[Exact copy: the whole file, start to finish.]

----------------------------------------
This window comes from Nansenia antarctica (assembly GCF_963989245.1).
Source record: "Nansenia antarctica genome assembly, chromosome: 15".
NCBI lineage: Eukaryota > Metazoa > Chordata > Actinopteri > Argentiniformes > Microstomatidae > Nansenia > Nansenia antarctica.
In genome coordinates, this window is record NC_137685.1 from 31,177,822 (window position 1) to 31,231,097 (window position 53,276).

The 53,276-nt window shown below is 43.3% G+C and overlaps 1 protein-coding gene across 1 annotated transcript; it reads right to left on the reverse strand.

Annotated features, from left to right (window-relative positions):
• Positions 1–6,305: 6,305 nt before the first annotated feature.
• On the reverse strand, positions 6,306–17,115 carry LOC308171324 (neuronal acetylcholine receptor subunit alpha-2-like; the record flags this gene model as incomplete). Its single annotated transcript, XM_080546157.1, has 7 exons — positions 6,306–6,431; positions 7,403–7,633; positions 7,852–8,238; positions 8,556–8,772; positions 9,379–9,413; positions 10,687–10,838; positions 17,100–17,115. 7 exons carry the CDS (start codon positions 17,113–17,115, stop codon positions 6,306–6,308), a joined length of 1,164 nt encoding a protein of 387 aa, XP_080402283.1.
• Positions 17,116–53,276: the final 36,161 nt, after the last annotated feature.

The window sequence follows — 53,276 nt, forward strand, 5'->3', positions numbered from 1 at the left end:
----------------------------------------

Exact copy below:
This window comes from Nansenia antarctica (assembly GCF_963989245.1).
Source record: "Nansenia antarctica genome assembly, chromosome: 15".
NCBI lineage: Eukaryota > Metazoa > Chordata > Actinopteri > Argentiniformes > Microstomatidae > Nansenia > Nansenia antarctica.
In genome coordinates, this window is record NC_137685.1 from 31,177,822 (window position 1) to 31,231,097 (window position 53,276).

The 53,276-nt window shown below is 43.3% G+C and overlaps 1 protein-coding gene across 1 annotated transcript; it reads right to left on the reverse strand.

Annotated features, from left to right (window-relative positions):
• Positions 1–6,305: 6,305 nt before the first annotated feature.
• On the reverse strand, positions 6,306–17,115 carry LOC308171324 (neuronal acetylcholine receptor subunit alpha-2-like; the record flags this gene model as incomplete). Its single annotated transcript, XM_080546157.1, has 7 exons — positions 6,306–6,431; positions 7,403–7,633; positions 7,852–8,238; positions 8,556–8,772; positions 9,379–9,413; positions 10,687–10,838; positions 17,100–17,115. 7 exons carry the CDS (start codon positions 17,113–17,115, stop codon positions 6,306–6,308), a joined length of 1,164 nt encoding a protein of 387 aa, XP_080402283.1.
• Positions 17,116–53,276: the final 36,161 nt, after the last annotated feature.

The window sequence follows — 53,276 nt, forward strand, 5'->3', positions numbered from 1 at the left end: